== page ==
Near v. Minnesota

Following is the case brief for Near v. Minnesota, United States Supreme Court, (1931)

Case summary for Near v. Minnesota:

  • Near was prevented from publishing “The Saturday Press” under a state statute which prevented the publication of “malicious, scandalous and defamatory” periodicals.
  • This specific publication was known to publish racial slurs regarding public officials, specifically Olsen.
  • When the state court found for Olsen, Near appealed, claiming the statute violated the 14th Amendment’s freedom of the press.
  • The Court held that the statute acted as a prior restraint on the speech of the press, violating the 14th Amendment.

Near v. Minnesota Case Brief

Statement of the facts:

A state statute prevented the publication of a “malicious, scandalous and defamatory, newspaper, magazine or other periodical.” Malice may be inferred from mere publication. Individuals found in violation of the statute could have an injunction issued against them to prevent publication, in addition to a fine or imprisonment. The Saturday Press, distributed by Near, criticized racial groups and issued racial insults regarding state officials, including Olson. In response, Olson filed a claim against Near stating that the magazine created a public nuisance in violation of a state statute. The trial court found for Olson and Near appealed.

Procedural History:

The state supreme court affirmed the lower court’s decision and Near appealed to the Supreme Court of the United States.

Rule of Law or Legal Principle Applied:

Courts may not order an injunction on the publication of periodicals which may be “malicious, scandalous or defamatory” since the order would equate to a prior restraint on the freedom of the press.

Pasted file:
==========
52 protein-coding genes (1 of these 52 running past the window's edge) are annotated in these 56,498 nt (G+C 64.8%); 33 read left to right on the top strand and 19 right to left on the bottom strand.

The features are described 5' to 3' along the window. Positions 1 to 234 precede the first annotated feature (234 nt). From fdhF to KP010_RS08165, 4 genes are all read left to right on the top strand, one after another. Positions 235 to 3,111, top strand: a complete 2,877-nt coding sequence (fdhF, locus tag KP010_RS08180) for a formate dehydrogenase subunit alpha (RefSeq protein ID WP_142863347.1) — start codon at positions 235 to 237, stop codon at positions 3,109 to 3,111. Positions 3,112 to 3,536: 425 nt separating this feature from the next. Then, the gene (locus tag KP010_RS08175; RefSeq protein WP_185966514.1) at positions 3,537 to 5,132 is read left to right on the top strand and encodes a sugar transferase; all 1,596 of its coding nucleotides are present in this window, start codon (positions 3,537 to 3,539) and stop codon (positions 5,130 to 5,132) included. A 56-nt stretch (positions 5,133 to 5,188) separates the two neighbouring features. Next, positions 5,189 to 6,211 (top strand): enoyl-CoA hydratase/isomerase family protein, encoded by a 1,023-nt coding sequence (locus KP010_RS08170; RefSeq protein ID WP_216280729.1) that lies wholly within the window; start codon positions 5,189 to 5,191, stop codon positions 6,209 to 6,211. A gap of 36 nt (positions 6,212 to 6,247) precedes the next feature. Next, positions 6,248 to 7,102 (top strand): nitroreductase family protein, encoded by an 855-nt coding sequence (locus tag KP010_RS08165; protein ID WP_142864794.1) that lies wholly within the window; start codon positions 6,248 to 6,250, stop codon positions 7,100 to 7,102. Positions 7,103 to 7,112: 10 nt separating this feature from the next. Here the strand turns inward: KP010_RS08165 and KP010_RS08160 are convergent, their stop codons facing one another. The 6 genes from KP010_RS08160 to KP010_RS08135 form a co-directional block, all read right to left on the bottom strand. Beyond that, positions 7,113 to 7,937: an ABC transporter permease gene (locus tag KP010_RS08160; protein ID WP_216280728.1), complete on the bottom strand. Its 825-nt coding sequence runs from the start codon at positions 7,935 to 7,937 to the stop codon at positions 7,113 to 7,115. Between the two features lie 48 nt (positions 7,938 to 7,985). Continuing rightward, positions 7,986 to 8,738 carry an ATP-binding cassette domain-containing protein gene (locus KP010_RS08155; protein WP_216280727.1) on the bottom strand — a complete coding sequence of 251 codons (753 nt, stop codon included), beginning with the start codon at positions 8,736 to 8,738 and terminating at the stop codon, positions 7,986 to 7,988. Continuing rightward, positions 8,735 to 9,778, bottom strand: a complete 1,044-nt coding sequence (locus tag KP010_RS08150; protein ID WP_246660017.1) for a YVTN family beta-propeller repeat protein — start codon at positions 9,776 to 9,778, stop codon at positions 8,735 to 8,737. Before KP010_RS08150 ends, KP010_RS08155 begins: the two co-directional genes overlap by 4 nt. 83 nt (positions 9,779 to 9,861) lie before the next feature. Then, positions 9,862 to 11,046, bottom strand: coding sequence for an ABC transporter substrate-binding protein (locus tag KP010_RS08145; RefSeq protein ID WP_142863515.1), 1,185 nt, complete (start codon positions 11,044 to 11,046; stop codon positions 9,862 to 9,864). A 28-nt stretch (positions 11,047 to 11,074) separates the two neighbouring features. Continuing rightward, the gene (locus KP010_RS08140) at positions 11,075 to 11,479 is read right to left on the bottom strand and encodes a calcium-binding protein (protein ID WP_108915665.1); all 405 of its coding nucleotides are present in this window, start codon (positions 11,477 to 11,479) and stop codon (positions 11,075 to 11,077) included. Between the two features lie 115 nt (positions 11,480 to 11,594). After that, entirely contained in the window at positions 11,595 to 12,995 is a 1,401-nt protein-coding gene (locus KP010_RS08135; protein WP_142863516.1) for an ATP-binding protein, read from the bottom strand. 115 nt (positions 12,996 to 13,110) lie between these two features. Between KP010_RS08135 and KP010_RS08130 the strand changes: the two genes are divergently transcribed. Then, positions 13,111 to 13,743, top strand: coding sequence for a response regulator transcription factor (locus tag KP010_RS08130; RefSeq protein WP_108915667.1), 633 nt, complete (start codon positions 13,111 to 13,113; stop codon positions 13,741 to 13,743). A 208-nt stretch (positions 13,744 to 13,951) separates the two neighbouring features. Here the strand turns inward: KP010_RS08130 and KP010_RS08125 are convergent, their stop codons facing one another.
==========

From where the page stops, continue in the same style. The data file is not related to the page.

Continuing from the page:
Issue and Holding:

Does a state law which allows an Injunction to be ordered against publications determined to be malicious scandalous or defamatory as a public nuisance violate the 14th Amendment? Yes.

Judgment:

The Court reversed and remanded the state supreme court’s decision.

Reasoning:

The Minnesota statute is aimed at completely ceasing publication of print media that is deemed “malicious, scandalous, and defamatory” instead of punishing the conduct.

The Court held the suppression of the offending media, placed the publisher under a sort of censorship since one the work is deemed to be one of the above, the publication must cease and cannot continue without changing the content.

The Court held that the issue is whether the statute, which restrains media content can be consistent with the First Amendment’s freedom of the press. The liberty of the press has historically been regarded as vital to democracy. The liberty interest was specifically upheld by the Framers once they broke away from England. The Court stated that the freedom of the press guarantee is restricted to not imposing prior restraints on publications, not to be mistaken with warranting freedom from censorship for criminal matters once the publication occurs.

The court order constitutes prior restraint, because the restraining order restricts the speech from even being published.

The law cannot be justified through showing that before a restraining order is issued that the publisher may prove the content is true and published in good-faith with good motives. Doing so would give the court too much discretion in deciding what equates to good motives.

The statute violates the 14th Amendment’s protection of the freedom of the press because it cannot be applied in a manner that does not censure publications and publishers in an improper way.

Concurring or Dissenting opinion:

Dissenting (Butler)

Today’s decision is extremely broad and equates to a complete deprivation of the power for states to enter injunctions prohibiting publication of “malicious, scandalous, and defamatory” media. The majority should have held that the state of Minnesota has a compelling interest in restricting the publishing of media that is offensive regarding state’s officials.

Significance:

This case outlined the details included in the freedom of the press. A statute which bans speech before it is published acts as a prior restraint and in unconstitutional because it violates the 14th Amendment.

Student Resources:

https://supreme.justia.com/cases/federal/us/283/697/case.html
https://www.law.cornell.edu/supremecourt/text/283/697

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